What is Shin-Ken: Real Sword?


Translated literally it means “real sword”.

In martial arts, the meaning of “fighting with the real sword” is quite straightforward, it means to take the fight as seriously as if you were battling for your life. 

Even when you are just practicing.

How (and why) act seriously when the situation isn’t serious?

In Japan nowadays, the expression “doing something with shin-ken (real sword)” means to execute a task with extreme care such as if life depended on it.

Shin-ken applies to everything.

Shin-Ken means being able to shift the mind to the ~dead serious~ state at will and to keep this state of mind until the task is finished.

If you master one art you master all the other arts.

Musashi was a legendary Japanese samurai and a skillful artist.

Above all else, he was dedicated to the arts of war, but Musashi knew how to translate his fencing skills into all other crafts.

musashi painting artist
An ink painting by Miyamoto Musashi. Gorin no sho advocates involvement in calligraphy and other arts as means of training in the art of war. — Miyamoto Musashi 宮本武蔵(1584–1645), Public domain, via Wikimedia Commons

Musashi believed that to fully master martial arts, it was necessary to dig into other arts like painting, poetry, pottery, music, etc…

And then, bring to sword fighting the skills developed by practicing these arts.

Shin-Ken Applies to Everything.

It’s important to learn to be unmoved in mind even in the heat of battle.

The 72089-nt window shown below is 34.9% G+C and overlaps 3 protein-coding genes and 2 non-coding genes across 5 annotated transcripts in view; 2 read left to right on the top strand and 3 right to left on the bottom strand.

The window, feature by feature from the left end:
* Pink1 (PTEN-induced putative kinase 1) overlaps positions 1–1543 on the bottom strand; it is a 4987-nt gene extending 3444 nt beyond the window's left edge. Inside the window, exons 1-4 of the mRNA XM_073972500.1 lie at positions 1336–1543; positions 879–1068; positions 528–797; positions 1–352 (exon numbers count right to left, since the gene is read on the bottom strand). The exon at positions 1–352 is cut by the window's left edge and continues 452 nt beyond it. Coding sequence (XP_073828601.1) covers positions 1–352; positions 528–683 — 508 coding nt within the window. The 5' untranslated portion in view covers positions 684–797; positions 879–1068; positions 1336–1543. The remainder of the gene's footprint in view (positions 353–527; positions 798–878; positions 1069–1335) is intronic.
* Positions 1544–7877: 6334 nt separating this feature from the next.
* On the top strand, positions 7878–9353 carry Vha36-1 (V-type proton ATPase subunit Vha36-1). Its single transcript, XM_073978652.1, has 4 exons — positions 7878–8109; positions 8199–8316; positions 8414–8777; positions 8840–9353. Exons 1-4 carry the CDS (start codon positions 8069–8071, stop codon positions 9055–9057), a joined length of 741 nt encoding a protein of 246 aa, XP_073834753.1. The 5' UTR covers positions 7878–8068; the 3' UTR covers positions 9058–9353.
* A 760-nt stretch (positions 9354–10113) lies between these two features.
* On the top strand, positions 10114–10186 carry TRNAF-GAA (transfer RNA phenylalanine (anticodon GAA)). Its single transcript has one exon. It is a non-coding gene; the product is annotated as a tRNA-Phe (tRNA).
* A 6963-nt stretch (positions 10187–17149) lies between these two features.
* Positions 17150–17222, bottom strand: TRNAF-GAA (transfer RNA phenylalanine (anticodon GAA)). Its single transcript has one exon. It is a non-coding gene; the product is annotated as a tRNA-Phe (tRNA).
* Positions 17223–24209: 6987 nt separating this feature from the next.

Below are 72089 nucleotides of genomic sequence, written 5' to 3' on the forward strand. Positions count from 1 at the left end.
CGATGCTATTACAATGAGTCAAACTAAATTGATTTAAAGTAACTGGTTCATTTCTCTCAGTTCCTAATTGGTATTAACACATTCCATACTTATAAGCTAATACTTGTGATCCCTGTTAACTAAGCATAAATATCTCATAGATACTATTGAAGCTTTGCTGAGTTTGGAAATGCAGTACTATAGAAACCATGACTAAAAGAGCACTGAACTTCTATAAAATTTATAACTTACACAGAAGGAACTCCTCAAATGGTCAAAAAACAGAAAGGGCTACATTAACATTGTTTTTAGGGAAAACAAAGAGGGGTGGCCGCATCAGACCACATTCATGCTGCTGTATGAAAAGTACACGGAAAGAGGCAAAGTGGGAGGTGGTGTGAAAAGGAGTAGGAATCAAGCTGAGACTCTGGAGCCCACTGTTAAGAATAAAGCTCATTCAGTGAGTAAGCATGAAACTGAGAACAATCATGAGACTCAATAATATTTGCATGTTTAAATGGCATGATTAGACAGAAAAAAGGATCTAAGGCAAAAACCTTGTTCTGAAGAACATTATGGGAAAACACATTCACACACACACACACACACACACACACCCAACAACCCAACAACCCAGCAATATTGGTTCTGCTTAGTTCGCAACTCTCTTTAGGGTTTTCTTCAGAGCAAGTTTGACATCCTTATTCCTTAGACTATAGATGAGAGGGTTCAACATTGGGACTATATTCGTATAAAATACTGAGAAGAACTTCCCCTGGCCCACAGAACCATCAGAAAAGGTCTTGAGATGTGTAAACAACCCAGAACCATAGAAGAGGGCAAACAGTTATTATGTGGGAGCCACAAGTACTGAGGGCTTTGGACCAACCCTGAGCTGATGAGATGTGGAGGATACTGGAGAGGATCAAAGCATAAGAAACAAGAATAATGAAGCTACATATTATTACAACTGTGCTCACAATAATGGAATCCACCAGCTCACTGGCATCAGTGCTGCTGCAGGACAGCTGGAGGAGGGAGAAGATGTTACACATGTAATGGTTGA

— Miyamoto Musashi

State of Mind

It’s tricky to hold onto something as fluid as the mind.

grab water with hands
Photo by Hamza NOUASRIA on Unsplash

When we tell ourselves to “be serious” the first instinct may be to tense the muscles around the eyes and force the mind to focus on the matter at hand.

This is like trying to grab water in a running river using only the hands and instead of cupping the hands, you simply try to close your fist and hold the water.

You cannot force yourself into this frame of mind, any more than you can smooth disturbed water with your hand.
— Alan Watts

If you try to calm water by touching it, then you disturb it.

Trying to stop disturbance with disturbance is absurd.

The best thing you can do to calm water is to take your hand away from it.

Musashi suggests:

In the science of martial arts, the state of mind should remain the same as normal.

In ordinary circumstances as well as when practicing martial arts, let there be no change at all — with the mind open and direct, neither tense nor lax, centering the mind so that there’s no imbalance, calmy relax your mind, and savor this moment of ease thoroughly so that the relaxation does not stop its relaxation for even an instant.
— Musashi

I find this part fantastic: “..so that the relaxation does not stop its relaxation..”

Normal Mind

People often tell me that when they meditate they reach a point in which they realize how calm their mind is and the realization itself disrupts the state of trance.

shin ken how to trip well

“When you swim you don’t grab hold of the water, because if you do you will sink and drown.

Instead you relax, and float.”

— Alan Watts

If you want to be dead serious you must learn how to keep your mind normal even in chaotic environments.

“A monk asked an ancient worthy, ‘What is the Way?’
He replied, ‘The normal mind is the Way.’
— Yagyu Munenori

This story was distributed by Medium.

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